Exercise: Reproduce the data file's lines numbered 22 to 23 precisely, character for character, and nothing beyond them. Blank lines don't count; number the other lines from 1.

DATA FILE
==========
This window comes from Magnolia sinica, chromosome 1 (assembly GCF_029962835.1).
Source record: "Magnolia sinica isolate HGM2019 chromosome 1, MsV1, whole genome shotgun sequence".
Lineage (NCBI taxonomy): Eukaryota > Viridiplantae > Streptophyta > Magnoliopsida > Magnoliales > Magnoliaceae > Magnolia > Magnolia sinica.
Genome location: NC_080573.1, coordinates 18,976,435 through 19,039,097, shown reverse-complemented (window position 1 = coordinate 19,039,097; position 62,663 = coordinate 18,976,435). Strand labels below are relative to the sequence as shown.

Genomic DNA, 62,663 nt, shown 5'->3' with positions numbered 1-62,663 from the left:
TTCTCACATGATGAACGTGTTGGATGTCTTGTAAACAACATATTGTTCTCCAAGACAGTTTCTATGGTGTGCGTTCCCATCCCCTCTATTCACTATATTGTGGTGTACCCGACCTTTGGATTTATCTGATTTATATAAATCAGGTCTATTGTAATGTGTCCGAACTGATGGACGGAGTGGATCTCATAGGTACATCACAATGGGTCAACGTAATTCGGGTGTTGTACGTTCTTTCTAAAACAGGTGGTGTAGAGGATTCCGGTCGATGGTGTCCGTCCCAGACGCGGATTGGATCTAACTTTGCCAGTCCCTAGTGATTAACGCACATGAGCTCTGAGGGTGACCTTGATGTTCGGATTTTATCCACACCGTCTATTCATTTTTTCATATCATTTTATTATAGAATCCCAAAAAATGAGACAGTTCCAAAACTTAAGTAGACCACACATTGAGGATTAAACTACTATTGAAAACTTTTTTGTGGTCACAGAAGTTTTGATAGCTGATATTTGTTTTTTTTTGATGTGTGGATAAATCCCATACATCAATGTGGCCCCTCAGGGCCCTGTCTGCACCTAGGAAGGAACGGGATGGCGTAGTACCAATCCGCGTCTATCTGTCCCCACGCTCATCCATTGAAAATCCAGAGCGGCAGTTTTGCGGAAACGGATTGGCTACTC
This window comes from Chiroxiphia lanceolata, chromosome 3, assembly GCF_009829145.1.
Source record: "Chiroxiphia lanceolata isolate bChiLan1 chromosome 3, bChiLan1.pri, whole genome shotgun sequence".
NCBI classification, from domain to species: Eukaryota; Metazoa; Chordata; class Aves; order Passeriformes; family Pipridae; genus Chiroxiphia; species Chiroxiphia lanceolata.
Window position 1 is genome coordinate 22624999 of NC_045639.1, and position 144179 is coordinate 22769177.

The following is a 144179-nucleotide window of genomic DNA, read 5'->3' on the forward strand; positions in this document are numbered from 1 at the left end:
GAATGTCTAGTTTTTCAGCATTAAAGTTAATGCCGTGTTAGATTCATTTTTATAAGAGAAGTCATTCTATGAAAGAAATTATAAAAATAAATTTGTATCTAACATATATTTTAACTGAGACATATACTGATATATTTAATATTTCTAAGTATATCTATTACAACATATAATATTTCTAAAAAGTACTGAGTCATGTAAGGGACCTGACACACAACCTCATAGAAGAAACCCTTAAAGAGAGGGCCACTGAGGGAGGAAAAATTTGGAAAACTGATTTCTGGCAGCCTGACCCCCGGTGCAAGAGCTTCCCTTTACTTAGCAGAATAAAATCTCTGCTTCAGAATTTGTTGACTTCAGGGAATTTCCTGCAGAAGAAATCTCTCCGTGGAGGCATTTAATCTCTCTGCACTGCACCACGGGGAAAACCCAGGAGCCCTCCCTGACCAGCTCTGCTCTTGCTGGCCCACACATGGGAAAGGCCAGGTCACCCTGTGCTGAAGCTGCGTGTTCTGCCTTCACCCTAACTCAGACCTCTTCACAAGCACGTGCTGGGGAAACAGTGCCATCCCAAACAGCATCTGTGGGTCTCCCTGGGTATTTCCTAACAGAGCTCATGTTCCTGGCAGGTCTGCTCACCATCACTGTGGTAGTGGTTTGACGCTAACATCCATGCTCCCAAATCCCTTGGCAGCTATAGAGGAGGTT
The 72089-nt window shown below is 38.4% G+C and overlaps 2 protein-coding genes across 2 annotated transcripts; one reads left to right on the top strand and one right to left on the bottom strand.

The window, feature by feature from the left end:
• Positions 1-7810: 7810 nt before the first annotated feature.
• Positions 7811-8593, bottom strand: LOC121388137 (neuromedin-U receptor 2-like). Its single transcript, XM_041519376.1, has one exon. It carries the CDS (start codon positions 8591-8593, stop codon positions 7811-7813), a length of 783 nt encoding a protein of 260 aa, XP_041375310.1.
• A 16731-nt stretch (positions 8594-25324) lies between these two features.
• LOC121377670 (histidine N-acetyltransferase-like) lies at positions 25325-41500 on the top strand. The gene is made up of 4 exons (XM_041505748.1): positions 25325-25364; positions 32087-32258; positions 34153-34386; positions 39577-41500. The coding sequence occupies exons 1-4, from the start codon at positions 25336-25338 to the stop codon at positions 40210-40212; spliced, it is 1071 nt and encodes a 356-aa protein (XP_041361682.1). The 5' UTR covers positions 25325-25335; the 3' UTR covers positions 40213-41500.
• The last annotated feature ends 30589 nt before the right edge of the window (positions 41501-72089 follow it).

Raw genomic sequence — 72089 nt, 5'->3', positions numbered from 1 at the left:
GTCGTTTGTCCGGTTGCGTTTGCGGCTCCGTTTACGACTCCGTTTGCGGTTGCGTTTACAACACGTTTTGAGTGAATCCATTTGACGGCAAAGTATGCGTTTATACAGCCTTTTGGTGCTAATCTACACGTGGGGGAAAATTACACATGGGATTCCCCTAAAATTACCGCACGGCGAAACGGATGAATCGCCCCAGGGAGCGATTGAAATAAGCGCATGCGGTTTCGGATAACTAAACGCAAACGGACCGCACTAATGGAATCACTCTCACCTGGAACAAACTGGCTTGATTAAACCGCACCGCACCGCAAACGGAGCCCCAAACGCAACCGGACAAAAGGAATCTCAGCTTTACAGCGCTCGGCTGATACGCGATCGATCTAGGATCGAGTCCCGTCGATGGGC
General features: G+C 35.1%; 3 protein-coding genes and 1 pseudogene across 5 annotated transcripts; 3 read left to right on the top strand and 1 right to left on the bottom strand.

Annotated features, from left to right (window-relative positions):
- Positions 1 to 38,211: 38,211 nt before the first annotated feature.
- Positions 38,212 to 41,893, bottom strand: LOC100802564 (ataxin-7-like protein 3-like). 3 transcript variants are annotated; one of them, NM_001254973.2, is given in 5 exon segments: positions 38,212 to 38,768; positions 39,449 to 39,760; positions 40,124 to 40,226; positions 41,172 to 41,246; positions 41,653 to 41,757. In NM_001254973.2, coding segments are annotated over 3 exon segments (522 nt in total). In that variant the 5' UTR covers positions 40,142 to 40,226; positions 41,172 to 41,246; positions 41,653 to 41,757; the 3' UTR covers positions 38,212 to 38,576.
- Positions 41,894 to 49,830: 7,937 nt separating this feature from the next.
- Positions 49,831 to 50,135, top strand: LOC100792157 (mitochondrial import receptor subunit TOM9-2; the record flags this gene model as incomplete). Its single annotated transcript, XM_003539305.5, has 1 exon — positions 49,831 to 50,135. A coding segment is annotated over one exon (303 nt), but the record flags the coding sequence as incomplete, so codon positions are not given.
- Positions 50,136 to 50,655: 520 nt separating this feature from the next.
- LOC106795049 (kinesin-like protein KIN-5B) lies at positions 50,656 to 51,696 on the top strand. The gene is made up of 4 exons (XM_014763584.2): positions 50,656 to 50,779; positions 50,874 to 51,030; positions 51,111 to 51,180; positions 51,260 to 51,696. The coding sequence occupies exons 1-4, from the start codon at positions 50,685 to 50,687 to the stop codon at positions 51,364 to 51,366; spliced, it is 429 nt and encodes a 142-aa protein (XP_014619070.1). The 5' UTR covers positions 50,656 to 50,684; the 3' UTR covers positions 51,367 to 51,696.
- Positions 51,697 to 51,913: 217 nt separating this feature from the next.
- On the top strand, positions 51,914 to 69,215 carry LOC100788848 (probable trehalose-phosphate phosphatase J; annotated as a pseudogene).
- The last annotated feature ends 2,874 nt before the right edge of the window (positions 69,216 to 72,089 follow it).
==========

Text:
General features: G+C 35.1%; 3 protein-coding genes and 1 pseudogene across 5 annotated transcripts; 3 read left to right on the top strand and 1 right to left on the bottom strand.

Annotated features, from left to right (window-relative positions):